Duncan Selbie shares positive developments for Public Health England in both international partnerships and across local government
Last week’s announcement of a proposed common basis for food labelling, with support from the main supermarkets, was the culmination of years of patient negotiation on the part of government, industry, consumers, and the public health community. It is an important and most welcome achievement and is exactly the sort of practical public health measure the public are very much behind. Everybody understands the need for lower sugar, salt and fats in foods and this clear new system should be hugely helpful in enabling individuals and families to make more informed choices.
Our international programme will be a very significant part of our work and we will get off to a flying start. For example, the Health Protection Agency (HPA) supports a wide global health portfolio. Working with the World Health Organization, the HPA has recently sent six members of staff on two missions: to Qatar in support of the coronavirus incident and to Sierra Leone in response to their cholera outbreak. They are also about to appoint staff on secondments to Thailand, Taiwan and Vietnam where they will focus on strengthening relationships, improving collaboration, and public health capacity building. This is a contribution to meeting the UK’s obligations under the International Health Regulations and we are planning to extend this programme within PHE.
There are already clear signs that the transition to PHE is thankfully not disrupting international partnerships, far from it, as is evidenced by some really good news coming through on the research front. For example, the US Government, through their National Institute of Allergy and Infectious Diseases, has just awarded us, in partnership with NanoBio Corporation, a contract worth £4 million to develop a next generation anthrax vaccine, while other contracts are in the pipeline. These are encouraging signs and critical to our mission to translate research into practical benefits that make a real difference to the public’s health.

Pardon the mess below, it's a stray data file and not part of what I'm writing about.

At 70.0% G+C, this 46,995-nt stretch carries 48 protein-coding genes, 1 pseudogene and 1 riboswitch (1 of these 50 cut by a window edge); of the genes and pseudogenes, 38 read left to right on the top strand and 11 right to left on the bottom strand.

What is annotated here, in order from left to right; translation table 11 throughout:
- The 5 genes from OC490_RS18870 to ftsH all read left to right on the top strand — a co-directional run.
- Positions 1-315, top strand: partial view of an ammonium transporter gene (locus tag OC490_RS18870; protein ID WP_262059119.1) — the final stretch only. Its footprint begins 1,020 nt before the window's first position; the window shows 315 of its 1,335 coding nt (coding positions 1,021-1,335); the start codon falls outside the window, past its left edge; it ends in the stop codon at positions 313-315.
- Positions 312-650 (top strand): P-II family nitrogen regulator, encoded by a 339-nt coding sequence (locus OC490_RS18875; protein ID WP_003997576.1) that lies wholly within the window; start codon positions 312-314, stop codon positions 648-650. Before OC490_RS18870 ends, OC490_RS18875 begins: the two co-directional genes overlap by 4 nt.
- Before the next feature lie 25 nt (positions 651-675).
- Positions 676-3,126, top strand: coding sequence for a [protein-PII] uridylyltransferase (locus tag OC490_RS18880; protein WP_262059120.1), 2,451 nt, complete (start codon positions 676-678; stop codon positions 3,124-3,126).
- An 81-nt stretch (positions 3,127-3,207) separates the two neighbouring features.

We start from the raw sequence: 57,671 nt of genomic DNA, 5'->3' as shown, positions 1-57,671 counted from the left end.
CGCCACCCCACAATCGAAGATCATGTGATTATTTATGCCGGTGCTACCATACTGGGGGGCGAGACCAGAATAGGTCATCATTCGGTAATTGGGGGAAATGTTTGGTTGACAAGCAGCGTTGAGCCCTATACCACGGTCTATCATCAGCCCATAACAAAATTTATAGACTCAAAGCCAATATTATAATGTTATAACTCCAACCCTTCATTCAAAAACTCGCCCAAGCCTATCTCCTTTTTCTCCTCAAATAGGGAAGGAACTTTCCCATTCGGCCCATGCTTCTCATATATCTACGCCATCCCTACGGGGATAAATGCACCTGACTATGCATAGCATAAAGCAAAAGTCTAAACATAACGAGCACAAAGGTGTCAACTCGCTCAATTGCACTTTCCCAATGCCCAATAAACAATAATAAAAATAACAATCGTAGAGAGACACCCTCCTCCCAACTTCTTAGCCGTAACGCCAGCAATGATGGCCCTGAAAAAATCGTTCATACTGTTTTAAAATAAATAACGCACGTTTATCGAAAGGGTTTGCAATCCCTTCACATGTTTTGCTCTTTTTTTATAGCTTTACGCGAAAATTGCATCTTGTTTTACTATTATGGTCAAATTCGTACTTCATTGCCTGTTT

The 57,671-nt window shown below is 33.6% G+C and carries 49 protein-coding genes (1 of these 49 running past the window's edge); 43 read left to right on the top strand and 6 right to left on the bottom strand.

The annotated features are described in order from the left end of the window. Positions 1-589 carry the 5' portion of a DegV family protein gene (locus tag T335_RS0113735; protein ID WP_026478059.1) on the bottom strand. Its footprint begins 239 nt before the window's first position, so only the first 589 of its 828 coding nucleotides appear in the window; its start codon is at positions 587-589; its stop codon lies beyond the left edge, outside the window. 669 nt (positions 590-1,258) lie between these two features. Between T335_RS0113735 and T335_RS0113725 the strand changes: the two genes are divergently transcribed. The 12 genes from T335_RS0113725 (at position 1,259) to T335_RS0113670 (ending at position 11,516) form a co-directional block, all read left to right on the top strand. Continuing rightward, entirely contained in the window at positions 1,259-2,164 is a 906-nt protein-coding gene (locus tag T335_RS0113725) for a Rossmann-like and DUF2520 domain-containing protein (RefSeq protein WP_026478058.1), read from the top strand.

Improving the public’s health is everybody’s business and this is really taking hold across local government. Two weeks ago in Greater Manchester, Alan Higgins, the Director of Public Health for Oldham, described a Public Health Charter for their residents and this was approved by the full council last week. Its straightforward aim is to ensure that all their decisions – which influence economic opportunity, early childhood development, schools, housing, workplaces and environment – contribute positively to the health and wellbeing of their residents. This is exactly the approach PHE will be advocating and we will all need to pool our resources and our expertise if we are to address the health inequalities across the country.
And finally, we are close to settling the locations for all our staff. Although for most this will mean no change, some people will be on the move. If anyone is unsure of their own position they should check with their line manager; we are determined to get this right.